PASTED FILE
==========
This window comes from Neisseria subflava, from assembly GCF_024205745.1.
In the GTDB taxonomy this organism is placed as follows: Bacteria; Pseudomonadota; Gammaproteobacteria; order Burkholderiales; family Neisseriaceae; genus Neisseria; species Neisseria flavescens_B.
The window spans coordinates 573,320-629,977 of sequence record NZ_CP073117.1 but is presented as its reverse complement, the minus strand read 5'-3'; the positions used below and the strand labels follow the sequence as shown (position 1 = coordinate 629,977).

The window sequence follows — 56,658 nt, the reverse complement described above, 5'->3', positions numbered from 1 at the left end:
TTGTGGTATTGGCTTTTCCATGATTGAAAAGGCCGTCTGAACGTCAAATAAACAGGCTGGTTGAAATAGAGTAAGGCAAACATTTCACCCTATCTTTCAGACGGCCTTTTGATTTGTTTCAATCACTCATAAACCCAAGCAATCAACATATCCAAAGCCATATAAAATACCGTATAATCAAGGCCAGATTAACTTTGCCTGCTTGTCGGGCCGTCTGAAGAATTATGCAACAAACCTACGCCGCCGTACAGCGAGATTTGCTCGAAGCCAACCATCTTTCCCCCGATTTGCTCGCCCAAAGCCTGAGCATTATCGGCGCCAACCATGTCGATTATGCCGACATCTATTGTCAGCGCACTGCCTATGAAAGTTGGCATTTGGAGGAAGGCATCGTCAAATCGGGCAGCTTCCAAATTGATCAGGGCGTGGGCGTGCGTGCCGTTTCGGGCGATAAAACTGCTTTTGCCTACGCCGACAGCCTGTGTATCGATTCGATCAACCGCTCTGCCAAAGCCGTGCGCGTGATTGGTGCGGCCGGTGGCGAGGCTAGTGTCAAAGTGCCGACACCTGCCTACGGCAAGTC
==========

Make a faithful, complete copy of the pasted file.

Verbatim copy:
This window comes from Neisseria subflava, from assembly GCF_024205745.1.
In the GTDB taxonomy this organism is placed as follows: Bacteria; Pseudomonadota; Gammaproteobacteria; order Burkholderiales; family Neisseriaceae; genus Neisseria; species Neisseria flavescens_B.
The window spans coordinates 573,320-629,977 of sequence record NZ_CP073117.1 but is presented as its reverse complement, the minus strand read 5'-3'; the positions used below and the strand labels follow the sequence as shown (position 1 = coordinate 629,977).

The window sequence follows — 56,658 nt, the reverse complement described above, 5'->3', positions numbered from 1 at the left end:
TTGTGGTATTGGCTTTTCCATGATTGAAAAGGCCGTCTGAACGTCAAATAAACAGGCTGGTTGAAATAGAGTAAGGCAAACATTTCACCCTATCTTTCAGACGGCCTTTTGATTTGTTTCAATCACTCATAAACCCAAGCAATCAACATATCCAAAGCCATATAAAATACCGTATAATCAAGGCCAGATTAACTTTGCCTGCTTGTCGGGCCGTCTGAAGAATTATGCAACAAACCTACGCCGCCGTACAGCGAGATTTGCTCGAAGCCAACCATCTTTCCCCCGATTTGCTCGCCCAAAGCCTGAGCATTATCGGCGCCAACCATGTCGATTATGCCGACATCTATTGTCAGCGCACTGCCTATGAAAGTTGGCATTTGGAGGAAGGCATCGTCAAATCGGGCAGCTTCCAAATTGATCAGGGCGTGGGCGTGCGTGCCGTTTCGGGCGATAAAACTGCTTTTGCCTACGCCGACAGCCTGTGTATCGATTCGATCAACCGCTCTGCCAAAGCCGTGCGCGTGATTGGTGCGGCCGGTGGCGAGGCTAGTGTCAAAGTGCCGACACCTGCCTACGGCAAGTC